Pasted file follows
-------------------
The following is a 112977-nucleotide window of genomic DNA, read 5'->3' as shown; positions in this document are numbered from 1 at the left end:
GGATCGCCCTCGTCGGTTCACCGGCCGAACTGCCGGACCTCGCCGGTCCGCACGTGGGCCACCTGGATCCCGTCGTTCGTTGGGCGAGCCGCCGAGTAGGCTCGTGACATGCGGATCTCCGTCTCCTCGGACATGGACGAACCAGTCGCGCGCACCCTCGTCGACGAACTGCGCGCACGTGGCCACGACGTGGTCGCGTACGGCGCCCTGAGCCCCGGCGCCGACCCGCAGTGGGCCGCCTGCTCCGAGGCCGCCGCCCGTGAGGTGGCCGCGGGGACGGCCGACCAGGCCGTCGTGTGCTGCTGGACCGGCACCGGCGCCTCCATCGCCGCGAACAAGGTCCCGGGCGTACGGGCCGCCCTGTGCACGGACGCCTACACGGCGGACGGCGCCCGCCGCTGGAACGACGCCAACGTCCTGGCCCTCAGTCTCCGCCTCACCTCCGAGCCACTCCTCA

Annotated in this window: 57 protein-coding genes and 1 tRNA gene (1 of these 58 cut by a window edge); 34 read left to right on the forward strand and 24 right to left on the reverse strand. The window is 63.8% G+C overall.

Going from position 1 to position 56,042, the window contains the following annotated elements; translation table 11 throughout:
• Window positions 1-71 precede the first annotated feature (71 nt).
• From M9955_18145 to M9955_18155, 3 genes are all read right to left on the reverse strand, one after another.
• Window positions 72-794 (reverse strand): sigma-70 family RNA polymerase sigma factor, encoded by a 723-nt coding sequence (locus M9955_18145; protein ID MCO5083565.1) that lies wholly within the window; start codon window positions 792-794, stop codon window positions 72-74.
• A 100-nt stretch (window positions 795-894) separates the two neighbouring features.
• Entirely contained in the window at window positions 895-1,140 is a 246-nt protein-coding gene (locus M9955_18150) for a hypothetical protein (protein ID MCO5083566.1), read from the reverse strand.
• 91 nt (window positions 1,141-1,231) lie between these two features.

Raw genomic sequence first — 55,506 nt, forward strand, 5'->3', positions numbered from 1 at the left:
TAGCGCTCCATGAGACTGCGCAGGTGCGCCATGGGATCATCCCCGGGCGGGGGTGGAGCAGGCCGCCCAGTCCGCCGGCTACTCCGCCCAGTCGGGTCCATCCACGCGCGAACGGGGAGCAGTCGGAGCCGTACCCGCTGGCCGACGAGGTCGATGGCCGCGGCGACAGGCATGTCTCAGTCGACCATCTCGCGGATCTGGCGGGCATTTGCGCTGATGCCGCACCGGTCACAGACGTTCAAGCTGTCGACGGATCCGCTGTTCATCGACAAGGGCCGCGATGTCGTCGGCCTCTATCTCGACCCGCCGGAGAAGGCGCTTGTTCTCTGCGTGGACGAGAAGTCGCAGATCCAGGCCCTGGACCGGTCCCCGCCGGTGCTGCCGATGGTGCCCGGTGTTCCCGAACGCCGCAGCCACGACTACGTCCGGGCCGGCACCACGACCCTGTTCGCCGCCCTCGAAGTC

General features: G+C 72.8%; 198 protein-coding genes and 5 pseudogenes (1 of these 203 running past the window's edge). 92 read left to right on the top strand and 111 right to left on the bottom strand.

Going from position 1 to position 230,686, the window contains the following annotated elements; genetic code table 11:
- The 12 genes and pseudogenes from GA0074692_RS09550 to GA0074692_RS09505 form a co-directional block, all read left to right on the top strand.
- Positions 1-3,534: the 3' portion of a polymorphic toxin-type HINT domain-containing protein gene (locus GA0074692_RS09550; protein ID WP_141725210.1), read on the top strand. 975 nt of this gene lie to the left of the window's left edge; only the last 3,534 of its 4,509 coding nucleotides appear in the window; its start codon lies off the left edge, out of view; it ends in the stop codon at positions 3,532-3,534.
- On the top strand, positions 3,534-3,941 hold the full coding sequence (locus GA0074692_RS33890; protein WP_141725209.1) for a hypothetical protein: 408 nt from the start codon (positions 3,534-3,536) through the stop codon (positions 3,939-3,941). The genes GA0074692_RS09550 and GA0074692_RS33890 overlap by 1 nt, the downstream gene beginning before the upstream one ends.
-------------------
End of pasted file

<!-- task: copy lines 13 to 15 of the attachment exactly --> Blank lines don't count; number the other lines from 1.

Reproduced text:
General features: G+C 72.8%; 198 protein-coding genes and 5 pseudogenes (1 of these 203 running past the window's edge). 92 read left to right on the top strand and 111 right to left on the bottom strand.

Going from position 1 to position 230,686, the window contains the following annotated elements; genetic code table 11:
- The 12 genes and pseudogenes from GA0074692_RS09550 to GA0074692_RS09505 form a co-directional block, all read left to right on the top strand.